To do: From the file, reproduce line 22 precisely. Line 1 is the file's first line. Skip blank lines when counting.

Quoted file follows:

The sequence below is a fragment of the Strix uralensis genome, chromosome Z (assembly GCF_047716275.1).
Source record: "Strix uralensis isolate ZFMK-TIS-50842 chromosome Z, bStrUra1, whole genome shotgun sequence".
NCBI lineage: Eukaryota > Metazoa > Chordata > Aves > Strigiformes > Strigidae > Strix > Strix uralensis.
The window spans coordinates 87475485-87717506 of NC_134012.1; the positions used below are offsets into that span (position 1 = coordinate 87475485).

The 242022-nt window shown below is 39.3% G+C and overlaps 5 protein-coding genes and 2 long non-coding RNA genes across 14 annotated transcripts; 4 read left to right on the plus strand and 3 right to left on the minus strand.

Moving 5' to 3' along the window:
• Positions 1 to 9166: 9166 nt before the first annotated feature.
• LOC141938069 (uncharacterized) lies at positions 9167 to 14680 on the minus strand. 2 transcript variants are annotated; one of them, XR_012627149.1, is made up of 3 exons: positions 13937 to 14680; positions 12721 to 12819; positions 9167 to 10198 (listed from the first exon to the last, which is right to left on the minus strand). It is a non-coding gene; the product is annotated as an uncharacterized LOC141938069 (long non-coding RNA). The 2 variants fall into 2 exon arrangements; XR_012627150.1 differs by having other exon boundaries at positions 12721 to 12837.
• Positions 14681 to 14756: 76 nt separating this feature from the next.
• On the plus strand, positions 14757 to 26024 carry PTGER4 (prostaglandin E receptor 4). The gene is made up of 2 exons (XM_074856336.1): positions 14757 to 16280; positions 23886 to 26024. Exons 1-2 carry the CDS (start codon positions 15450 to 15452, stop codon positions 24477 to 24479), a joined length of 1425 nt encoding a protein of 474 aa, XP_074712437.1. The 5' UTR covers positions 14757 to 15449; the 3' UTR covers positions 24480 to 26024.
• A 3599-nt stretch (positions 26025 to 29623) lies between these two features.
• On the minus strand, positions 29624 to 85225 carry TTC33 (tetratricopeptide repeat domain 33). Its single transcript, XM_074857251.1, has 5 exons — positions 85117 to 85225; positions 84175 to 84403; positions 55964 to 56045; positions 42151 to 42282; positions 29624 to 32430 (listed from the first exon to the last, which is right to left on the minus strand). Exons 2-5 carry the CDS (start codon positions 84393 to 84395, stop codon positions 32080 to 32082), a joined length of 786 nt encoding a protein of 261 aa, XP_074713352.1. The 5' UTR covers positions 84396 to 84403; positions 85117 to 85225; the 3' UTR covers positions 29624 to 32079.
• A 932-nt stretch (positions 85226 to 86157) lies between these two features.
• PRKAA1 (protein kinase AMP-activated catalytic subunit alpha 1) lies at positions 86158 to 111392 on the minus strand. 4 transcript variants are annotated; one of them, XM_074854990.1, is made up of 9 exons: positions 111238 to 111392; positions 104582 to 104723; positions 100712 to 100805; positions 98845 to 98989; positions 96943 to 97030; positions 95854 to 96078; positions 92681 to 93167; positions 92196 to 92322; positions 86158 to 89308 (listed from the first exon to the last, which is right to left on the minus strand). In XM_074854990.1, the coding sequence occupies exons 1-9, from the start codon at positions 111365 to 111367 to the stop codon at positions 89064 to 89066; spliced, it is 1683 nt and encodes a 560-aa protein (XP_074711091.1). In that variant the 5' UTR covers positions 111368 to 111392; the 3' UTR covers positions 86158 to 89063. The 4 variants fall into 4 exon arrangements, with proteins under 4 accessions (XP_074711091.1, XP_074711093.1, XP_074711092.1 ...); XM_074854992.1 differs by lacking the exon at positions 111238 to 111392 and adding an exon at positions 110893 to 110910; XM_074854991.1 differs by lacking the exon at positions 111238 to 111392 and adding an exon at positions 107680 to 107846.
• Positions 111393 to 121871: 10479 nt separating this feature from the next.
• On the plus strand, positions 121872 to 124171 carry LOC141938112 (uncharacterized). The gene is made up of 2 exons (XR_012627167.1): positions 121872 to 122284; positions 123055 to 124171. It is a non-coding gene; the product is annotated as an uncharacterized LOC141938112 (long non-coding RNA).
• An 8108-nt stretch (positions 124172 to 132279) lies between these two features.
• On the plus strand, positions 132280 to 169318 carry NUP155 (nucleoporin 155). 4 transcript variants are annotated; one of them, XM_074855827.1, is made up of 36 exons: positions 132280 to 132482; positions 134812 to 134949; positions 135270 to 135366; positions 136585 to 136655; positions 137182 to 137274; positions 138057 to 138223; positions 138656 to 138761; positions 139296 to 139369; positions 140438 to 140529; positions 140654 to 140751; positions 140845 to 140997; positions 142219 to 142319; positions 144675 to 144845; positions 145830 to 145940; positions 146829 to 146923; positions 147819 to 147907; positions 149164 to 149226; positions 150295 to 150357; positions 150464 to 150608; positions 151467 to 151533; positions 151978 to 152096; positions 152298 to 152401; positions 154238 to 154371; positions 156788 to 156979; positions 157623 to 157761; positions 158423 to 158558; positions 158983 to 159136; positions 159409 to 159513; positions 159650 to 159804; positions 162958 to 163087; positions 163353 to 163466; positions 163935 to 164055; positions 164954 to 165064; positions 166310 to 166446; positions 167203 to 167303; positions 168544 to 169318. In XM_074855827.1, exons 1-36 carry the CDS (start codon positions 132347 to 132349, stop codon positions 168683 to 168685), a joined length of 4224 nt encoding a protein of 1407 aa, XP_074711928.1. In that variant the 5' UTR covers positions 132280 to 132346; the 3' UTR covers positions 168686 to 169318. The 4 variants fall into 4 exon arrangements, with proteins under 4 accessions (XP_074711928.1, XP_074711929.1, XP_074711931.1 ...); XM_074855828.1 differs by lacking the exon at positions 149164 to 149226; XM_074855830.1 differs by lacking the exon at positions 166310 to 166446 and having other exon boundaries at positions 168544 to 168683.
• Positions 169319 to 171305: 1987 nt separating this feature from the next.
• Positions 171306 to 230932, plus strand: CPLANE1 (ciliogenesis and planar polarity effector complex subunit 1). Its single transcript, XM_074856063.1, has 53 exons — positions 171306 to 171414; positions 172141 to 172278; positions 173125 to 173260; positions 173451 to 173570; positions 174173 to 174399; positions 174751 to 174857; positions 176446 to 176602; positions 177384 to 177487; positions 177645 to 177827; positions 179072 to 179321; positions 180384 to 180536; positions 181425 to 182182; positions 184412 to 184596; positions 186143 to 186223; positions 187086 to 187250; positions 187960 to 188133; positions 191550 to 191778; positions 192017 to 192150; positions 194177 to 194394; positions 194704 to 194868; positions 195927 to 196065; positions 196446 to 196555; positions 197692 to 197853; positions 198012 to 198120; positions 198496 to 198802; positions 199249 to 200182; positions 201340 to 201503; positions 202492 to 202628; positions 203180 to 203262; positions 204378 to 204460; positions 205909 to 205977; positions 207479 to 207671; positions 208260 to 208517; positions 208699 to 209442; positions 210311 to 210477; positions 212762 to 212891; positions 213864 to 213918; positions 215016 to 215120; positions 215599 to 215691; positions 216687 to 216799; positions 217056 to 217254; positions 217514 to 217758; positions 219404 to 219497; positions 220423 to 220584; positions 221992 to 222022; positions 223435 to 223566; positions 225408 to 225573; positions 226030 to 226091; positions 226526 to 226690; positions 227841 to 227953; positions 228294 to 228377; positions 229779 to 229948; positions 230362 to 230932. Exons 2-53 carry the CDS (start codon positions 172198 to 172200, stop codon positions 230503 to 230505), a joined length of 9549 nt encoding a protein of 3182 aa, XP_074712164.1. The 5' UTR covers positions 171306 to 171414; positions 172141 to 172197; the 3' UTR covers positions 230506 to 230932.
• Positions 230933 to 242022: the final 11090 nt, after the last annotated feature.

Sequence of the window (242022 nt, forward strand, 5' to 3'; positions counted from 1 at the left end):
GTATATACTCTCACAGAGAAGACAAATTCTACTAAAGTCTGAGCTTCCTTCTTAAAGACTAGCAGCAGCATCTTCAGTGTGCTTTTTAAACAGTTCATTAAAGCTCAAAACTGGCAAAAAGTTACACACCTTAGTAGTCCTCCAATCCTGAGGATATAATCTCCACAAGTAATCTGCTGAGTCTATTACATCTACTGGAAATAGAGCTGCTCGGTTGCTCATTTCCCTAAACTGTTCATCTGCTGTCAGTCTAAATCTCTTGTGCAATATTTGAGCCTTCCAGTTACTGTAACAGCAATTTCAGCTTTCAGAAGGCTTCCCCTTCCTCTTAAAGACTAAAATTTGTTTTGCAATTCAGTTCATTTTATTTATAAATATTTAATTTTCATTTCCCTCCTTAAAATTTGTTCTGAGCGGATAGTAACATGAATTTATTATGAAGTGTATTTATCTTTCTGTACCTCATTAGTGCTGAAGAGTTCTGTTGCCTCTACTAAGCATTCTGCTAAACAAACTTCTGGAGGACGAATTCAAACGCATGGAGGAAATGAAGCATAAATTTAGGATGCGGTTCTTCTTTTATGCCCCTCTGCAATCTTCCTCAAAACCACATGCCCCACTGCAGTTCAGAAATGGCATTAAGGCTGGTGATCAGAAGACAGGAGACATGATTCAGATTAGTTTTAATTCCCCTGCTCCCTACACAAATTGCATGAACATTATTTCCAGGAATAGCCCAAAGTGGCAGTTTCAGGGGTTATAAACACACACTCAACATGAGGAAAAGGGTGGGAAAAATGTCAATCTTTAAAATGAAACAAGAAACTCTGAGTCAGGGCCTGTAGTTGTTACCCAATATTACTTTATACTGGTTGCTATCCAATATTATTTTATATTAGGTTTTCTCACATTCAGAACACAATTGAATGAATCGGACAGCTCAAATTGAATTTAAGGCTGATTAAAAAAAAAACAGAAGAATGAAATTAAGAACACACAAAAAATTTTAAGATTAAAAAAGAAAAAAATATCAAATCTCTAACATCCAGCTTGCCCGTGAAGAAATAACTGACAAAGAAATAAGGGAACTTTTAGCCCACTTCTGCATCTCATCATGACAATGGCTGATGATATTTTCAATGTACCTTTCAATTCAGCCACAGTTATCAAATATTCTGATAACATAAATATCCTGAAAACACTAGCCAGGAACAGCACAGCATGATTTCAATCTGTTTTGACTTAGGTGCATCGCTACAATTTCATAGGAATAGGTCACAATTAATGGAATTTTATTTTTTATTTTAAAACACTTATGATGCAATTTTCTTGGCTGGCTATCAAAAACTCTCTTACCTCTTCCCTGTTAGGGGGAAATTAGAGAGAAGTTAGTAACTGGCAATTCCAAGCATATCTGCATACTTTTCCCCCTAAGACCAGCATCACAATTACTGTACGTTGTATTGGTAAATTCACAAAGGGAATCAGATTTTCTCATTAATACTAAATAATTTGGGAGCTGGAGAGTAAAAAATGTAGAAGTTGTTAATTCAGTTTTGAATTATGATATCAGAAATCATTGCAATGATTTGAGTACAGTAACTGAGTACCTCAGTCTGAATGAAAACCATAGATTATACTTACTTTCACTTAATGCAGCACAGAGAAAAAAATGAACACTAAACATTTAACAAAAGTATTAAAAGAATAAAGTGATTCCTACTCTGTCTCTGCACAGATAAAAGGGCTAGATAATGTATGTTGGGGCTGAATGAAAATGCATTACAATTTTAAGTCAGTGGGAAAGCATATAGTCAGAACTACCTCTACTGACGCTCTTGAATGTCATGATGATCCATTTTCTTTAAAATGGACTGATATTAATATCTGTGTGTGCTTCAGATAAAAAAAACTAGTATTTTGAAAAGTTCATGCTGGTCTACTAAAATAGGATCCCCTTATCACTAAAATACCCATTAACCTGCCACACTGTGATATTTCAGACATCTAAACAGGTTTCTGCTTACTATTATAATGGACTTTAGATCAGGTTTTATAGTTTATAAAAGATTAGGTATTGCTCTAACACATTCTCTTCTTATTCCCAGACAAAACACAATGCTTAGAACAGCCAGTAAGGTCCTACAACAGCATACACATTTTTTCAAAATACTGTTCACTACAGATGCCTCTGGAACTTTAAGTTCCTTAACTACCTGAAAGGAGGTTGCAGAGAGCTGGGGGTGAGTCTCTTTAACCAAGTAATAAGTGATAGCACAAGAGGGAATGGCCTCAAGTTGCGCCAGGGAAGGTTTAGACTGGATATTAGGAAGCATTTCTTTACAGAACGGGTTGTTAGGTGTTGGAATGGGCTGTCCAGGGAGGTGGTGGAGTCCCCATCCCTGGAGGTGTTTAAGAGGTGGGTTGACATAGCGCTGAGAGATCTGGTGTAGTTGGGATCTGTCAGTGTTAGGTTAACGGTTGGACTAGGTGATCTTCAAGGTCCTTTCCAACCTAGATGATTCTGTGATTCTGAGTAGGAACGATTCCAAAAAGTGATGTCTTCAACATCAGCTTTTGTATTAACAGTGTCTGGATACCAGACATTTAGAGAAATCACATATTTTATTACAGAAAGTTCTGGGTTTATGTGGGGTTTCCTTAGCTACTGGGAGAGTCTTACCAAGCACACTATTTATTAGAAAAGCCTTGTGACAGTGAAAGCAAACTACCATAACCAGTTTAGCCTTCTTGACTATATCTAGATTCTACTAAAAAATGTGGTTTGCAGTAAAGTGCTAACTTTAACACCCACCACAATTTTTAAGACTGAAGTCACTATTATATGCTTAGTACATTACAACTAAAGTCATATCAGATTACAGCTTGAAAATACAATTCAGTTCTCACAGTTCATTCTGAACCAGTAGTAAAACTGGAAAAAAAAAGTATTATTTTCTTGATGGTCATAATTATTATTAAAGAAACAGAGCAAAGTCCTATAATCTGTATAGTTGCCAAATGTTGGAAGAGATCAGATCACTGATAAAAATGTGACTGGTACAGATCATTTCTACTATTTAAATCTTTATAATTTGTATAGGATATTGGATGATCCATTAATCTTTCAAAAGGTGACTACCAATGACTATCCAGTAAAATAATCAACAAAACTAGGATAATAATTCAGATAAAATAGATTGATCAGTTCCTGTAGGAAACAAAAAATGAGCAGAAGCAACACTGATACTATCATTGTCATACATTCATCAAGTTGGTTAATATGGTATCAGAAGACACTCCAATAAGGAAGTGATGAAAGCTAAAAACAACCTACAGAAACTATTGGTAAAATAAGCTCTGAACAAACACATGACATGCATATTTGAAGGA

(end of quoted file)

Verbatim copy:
Sequence of the window (242022 nt, forward strand, 5' to 3'; positions counted from 1 at the left end):